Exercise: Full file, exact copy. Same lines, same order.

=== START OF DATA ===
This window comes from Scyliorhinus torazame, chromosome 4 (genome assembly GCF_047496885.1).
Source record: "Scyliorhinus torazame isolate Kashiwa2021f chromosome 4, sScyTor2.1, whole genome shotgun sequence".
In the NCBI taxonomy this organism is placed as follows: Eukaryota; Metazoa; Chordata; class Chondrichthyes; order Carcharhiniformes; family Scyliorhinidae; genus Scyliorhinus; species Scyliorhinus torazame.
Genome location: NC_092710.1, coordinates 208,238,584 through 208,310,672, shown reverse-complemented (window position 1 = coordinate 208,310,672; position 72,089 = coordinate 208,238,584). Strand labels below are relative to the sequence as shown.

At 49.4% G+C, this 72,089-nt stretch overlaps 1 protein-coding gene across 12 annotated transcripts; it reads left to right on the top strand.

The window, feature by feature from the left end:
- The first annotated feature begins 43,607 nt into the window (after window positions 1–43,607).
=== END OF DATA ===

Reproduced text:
This window comes from Scyliorhinus torazame, chromosome 4 (genome assembly GCF_047496885.1).
Source record: "Scyliorhinus torazame isolate Kashiwa2021f chromosome 4, sScyTor2.1, whole genome shotgun sequence".
In the NCBI taxonomy this organism is placed as follows: Eukaryota; Metazoa; Chordata; class Chondrichthyes; order Carcharhiniformes; family Scyliorhinidae; genus Scyliorhinus; species Scyliorhinus torazame.
Genome location: NC_092710.1, coordinates 208,238,584 through 208,310,672, shown reverse-complemented (window position 1 = coordinate 208,310,672; position 72,089 = coordinate 208,238,584). Strand labels below are relative to the sequence as shown.

At 49.4% G+C, this 72,089-nt stretch overlaps 1 protein-coding gene across 12 annotated transcripts; it reads left to right on the top strand.

The window, feature by feature from the left end:
- The first annotated feature begins 43,607 nt into the window (after window positions 1–43,607).